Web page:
The uphill par-4 13th at just under 400 yards.is one of St. Enodoc's best holes. Generally, played into the prevailing wind the hole requires a solid tee shot -- avoiding -- two fairway bunkers well-positioned on the right side. The green is also slightly elevated above the fairway so gauging one's approach distance adds an elements of concern. The greatness of the hole is that it is not cluttered with all sorts of distractions -- it falls squarely on the player to execute at the highest level.
The Church Course ends in grand fashion - a superlative troika consisting of a par-5, par-3 and par-4 combination. The 16th is 560 yards and often is played into the prevailing wind. The land rises to a plateau that provides a slew of different stances and lies. The strongest of players can clear the plateau but there's no reprieve without successive quality shots made. The green provides another elevated target so even a short pitch shot is tested.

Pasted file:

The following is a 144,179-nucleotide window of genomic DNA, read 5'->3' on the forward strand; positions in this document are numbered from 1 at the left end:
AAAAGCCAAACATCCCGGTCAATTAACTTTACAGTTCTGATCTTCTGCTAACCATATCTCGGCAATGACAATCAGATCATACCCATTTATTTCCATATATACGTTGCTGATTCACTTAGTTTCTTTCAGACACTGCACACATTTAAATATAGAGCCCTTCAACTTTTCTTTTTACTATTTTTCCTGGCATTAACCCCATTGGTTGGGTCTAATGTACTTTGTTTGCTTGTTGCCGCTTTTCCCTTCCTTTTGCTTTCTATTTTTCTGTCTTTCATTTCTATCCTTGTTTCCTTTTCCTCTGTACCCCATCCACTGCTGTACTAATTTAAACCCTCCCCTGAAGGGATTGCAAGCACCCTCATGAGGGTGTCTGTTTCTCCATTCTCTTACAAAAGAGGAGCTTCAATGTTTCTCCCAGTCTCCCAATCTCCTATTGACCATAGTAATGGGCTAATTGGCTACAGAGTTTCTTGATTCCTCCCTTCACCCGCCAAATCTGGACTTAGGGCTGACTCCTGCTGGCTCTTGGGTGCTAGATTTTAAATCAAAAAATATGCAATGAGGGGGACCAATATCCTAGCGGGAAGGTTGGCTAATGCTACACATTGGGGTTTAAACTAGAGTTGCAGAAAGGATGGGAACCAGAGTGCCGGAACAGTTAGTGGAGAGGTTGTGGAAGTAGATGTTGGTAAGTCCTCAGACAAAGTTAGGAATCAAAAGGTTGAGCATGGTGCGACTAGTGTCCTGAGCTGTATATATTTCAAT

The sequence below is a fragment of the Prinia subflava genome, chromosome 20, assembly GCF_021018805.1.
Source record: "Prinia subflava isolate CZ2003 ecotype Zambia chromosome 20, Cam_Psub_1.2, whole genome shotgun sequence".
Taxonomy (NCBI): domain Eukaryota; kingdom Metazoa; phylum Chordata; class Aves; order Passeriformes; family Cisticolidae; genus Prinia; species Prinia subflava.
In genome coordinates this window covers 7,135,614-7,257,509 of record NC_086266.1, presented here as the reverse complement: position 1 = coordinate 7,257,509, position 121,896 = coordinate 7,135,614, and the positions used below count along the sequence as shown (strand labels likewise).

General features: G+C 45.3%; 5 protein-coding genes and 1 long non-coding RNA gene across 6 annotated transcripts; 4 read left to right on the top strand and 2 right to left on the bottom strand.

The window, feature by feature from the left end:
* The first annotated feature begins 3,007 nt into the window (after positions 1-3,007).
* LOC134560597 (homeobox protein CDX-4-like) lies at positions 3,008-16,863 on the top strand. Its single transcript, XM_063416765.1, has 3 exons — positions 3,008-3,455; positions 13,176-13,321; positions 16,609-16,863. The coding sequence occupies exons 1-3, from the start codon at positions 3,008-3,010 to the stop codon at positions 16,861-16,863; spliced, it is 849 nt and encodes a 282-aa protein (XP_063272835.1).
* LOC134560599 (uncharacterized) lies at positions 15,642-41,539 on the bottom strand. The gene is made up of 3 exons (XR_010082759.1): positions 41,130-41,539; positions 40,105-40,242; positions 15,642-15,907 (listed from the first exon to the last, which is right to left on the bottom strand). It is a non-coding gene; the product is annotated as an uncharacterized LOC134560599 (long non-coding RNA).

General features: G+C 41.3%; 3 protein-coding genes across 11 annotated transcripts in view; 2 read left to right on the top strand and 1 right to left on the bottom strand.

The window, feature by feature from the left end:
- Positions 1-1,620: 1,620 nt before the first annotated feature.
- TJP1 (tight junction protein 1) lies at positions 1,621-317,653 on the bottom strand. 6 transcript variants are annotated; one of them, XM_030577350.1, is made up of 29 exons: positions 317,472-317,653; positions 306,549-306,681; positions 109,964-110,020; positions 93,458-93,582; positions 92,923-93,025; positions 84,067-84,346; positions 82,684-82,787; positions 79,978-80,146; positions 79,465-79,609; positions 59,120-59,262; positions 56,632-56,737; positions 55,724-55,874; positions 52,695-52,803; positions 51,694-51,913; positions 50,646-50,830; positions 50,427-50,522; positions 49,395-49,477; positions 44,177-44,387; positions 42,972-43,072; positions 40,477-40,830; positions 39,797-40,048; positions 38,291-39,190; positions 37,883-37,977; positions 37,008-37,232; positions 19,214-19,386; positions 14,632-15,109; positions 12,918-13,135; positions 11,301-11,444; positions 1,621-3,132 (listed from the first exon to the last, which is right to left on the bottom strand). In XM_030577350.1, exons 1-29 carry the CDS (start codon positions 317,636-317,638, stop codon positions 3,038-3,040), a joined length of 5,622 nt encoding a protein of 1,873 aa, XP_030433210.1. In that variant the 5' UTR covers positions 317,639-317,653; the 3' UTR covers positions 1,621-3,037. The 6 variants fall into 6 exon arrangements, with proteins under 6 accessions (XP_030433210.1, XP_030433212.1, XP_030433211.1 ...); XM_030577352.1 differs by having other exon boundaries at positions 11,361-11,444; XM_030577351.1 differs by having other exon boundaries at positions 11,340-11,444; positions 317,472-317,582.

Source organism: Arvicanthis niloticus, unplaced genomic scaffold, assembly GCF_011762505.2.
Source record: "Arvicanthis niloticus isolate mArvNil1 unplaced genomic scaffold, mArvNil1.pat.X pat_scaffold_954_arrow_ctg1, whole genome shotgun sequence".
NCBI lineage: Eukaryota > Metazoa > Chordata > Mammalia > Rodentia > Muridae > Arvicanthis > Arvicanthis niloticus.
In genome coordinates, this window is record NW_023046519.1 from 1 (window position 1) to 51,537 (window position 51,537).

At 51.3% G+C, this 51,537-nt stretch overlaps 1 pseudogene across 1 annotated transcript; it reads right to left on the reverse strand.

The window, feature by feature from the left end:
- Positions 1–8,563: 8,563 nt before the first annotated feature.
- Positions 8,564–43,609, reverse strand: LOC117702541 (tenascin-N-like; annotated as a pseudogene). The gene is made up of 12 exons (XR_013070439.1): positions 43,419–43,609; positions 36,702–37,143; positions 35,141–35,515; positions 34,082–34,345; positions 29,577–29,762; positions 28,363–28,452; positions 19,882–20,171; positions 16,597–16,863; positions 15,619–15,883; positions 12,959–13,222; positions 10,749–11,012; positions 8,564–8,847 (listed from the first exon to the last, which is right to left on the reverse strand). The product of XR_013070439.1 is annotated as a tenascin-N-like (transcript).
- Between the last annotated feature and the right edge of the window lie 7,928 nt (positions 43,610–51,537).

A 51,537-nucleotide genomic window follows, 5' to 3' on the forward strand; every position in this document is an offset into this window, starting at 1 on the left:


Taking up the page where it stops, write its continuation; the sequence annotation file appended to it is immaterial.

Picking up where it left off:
The par-3 17th is listed at 206 yards but there will be times when far more club will be pulled from one's bag. The green is protected by a solitary deep bunker on the right and like the preceding hole - the putting surface is elevated just enough to prevent the half-hearted play from succeeding.
Topping things off is the final hole -- clearly one of the finest one will find in this part of England. At 469 yards the tee shot is central in order to have any opportunity for success. The fairway is quite wide but there's a bottleneck point the longer one attempts to go. The green is blessed with subtle contours and again is slightly elevated.